Eating disorders have taken on a new trend. It's going beyond what commonly comes to mind (anorexia, bulimia, etc.,) and it affecting more than just image obsessed teens.
Some women are starving themselves, and their developing babies, in an effort not to gain weight during
pregnancy. This disorder is called Pregorexia.
I understand the fear of weight gain and cankles during pregnancy. I gained almost 40 pounds during my first pregnancy, and it was a struggle getting back into my pre-pregnancy jeans.
During my second pregnancy, which required bed rest and no exercise at all, I was really concerned that I was going to get huge. I actually managed to eat like I was supposed to: grains, veggies, fruit, and lean meat; and I gained 30 pounds (suggested weight gain for a normal singleton pregnancy is between 25-35 pounds.)
I still compared myself to other non-pregnant women; who in Los Angeles are a size 2, on average. Body image is distorted here in the land of make believe and movies; and there is pressure everywhere to be thin and in rock solid shape, even while pregnant. There are pregnant women in L.A. who are still a size two, other than a small stomach bump. And honestly, it makes me wonder.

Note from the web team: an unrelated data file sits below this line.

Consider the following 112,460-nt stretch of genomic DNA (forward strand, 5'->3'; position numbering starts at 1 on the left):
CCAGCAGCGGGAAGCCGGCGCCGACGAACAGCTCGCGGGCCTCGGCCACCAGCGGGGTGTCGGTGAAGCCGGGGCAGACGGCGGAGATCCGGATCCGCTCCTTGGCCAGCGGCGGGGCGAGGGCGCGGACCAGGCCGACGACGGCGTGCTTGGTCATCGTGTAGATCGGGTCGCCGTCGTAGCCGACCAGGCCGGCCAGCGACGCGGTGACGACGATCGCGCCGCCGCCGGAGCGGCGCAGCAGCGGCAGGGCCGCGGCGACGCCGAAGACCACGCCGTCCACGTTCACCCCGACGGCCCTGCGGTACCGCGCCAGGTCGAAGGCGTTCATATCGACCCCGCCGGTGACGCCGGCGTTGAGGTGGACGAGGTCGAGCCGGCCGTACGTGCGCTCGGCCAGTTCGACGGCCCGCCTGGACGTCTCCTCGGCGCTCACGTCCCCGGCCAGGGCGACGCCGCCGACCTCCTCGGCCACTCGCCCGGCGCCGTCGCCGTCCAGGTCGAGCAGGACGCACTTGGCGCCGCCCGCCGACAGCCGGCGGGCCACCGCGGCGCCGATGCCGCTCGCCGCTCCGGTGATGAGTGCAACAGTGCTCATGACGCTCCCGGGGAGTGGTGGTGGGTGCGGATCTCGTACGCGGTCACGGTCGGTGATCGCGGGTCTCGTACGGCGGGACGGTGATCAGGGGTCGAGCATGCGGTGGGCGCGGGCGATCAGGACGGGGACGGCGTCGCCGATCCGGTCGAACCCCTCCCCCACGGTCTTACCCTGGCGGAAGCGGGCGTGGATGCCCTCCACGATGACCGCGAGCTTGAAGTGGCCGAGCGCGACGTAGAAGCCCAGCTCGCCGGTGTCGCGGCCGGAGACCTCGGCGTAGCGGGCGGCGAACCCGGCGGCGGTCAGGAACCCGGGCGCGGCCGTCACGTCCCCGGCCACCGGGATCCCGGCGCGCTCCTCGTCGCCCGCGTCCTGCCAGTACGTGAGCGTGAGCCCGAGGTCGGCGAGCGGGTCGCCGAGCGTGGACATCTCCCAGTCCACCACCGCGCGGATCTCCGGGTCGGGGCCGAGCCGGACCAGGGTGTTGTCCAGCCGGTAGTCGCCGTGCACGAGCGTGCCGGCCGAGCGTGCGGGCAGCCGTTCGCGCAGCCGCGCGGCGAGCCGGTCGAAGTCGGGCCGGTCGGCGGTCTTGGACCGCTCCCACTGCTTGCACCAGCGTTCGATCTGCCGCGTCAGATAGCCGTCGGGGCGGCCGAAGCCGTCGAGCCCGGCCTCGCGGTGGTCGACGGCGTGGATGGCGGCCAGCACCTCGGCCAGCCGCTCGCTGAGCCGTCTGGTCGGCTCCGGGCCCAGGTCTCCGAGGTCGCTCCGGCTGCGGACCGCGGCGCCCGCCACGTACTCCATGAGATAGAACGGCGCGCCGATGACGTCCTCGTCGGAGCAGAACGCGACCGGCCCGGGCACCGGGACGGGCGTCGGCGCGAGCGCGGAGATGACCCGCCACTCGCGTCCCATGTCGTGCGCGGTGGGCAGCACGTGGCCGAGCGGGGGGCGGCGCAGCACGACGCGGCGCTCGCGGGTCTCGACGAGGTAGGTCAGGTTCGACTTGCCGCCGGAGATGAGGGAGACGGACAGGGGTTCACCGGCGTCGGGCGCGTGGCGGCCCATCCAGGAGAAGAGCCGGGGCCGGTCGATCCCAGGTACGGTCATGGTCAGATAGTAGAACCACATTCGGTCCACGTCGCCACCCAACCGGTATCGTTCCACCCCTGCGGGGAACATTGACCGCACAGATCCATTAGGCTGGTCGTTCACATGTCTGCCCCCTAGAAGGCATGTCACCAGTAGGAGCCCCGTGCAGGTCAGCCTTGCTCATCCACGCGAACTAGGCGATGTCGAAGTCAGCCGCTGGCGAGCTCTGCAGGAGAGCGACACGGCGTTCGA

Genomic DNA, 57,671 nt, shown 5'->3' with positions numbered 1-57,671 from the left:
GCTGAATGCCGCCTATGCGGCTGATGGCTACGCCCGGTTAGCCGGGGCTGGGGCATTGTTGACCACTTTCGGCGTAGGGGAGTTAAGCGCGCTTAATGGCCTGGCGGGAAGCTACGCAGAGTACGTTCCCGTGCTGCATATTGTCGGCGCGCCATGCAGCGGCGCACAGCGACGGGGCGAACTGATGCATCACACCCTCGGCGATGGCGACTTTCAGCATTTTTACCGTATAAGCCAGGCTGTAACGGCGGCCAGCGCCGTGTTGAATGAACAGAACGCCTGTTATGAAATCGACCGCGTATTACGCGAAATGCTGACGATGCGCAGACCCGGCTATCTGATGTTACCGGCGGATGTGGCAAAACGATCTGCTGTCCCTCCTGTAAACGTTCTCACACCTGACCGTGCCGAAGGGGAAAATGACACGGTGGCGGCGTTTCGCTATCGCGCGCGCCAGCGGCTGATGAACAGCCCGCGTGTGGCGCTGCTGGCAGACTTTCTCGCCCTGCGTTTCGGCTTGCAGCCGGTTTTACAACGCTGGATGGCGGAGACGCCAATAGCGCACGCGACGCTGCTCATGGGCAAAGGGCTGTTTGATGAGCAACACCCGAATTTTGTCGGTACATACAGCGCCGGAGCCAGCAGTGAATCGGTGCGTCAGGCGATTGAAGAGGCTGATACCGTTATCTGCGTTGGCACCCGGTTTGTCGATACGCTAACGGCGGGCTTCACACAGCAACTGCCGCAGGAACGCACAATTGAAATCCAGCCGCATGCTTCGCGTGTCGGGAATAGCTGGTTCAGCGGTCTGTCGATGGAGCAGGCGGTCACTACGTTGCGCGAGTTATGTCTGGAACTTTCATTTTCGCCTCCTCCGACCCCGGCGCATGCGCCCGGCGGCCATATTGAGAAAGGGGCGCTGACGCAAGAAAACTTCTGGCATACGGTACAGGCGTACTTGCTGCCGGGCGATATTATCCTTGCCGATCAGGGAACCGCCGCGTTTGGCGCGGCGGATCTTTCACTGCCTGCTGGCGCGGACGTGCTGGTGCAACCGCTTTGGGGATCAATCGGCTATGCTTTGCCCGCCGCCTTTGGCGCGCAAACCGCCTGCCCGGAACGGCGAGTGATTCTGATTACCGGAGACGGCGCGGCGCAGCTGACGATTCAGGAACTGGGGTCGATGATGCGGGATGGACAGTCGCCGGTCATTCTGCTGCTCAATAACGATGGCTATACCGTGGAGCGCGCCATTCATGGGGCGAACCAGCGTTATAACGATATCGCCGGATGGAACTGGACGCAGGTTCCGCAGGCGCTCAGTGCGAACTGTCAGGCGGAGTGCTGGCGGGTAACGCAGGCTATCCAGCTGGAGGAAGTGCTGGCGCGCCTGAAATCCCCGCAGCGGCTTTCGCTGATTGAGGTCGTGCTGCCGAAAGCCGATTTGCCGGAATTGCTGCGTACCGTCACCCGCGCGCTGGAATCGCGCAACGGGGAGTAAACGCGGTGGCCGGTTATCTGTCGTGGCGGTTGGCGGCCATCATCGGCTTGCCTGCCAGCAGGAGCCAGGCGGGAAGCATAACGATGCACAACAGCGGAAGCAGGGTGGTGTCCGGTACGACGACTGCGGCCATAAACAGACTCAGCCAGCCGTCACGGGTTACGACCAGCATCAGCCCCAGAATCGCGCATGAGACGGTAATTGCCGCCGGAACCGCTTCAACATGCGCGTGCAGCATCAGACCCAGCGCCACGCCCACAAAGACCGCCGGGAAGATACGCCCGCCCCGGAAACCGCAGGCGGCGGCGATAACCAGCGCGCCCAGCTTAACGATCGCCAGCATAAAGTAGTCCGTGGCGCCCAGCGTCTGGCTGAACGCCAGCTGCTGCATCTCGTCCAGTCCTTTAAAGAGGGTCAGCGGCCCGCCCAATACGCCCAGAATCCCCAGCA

Doctors estimate that up to twenty percent of women do not gain enough weight during pregnancy. Women who restrict caloric intake and over exercise can experience uterine bleeding, increased instance of miscarriage, risk for premature delivery, and low birthweight.
Premature babies with low birthweight
can experience complications such as respiratory distress syndrome, bleeding in the brain, Patent ductus arteriosus, (a heart problem,) Necrotizing enterocolitis (intestinal problems that may require surgery,) and Retinopathy of prematurity (blood vessels in the eyes do not grow properly, sometimes resulting in loss of vision.)
Maggie Bauman, who struggled with pregorexia during her second pregnancy and then with anorexia after giving birth; hid her calorie restriction and extreme exercise from everyone, even her husband and her doctor. During her seventh month of pregnancy she had uterine bleeding, and her doctor suspected that her baby was experiencing growth retardation. She was told to stop exercising altogether, but she merely convinced herself that she if she didn’t go to the gym she wasn’t really working out, so she worked out at home. When she gave birth to her daughter, the baby developed seizures and has attention deficit issues, which her doctor attributes to malnourishment in utero.
to see a slide show of Maggie Bauman's pregnancy, and you will see that she barely looks pregnant at all.
If you are struggling with this condition, trust me, it is dangerous. By restricting your own caloric intake, and/or exercising to extreme, you are restricting the vital nutrients your baby needs to develop normally. Without proper nutrition during gestation, there is no going back and fixing the sort of damage that can be done. The long-term health of your baby is at risk, and you must seek professional help immediately.
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